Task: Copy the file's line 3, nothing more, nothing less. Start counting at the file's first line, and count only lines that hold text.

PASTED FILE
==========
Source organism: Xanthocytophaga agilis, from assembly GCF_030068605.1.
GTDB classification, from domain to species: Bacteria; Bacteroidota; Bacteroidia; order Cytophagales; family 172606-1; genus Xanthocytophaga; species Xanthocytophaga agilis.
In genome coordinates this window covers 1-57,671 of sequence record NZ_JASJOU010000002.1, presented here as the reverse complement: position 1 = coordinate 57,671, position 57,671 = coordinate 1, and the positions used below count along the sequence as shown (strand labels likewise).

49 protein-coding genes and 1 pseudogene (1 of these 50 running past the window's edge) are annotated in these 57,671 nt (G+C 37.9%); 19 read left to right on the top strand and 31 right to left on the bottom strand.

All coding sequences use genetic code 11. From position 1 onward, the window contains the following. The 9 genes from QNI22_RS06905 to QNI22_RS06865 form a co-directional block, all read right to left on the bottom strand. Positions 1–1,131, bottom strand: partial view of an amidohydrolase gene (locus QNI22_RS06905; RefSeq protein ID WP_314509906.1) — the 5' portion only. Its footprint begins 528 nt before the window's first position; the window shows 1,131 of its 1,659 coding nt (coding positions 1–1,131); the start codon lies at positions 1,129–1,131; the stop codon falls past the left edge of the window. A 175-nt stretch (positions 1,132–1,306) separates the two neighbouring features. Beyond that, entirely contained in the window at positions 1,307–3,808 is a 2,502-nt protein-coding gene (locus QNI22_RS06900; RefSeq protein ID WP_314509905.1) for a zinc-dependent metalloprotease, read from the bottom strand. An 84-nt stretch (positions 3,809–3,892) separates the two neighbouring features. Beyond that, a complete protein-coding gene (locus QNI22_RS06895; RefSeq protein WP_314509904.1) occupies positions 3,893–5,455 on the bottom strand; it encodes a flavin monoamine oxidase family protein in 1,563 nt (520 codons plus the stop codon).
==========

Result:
In genome coordinates this window covers 1-57,671 of sequence record NZ_JASJOU010000002.1, presented here as the reverse complement: position 1 = coordinate 57,671, position 57,671 = coordinate 1, and the positions used below count along the sequence as shown (strand labels likewise).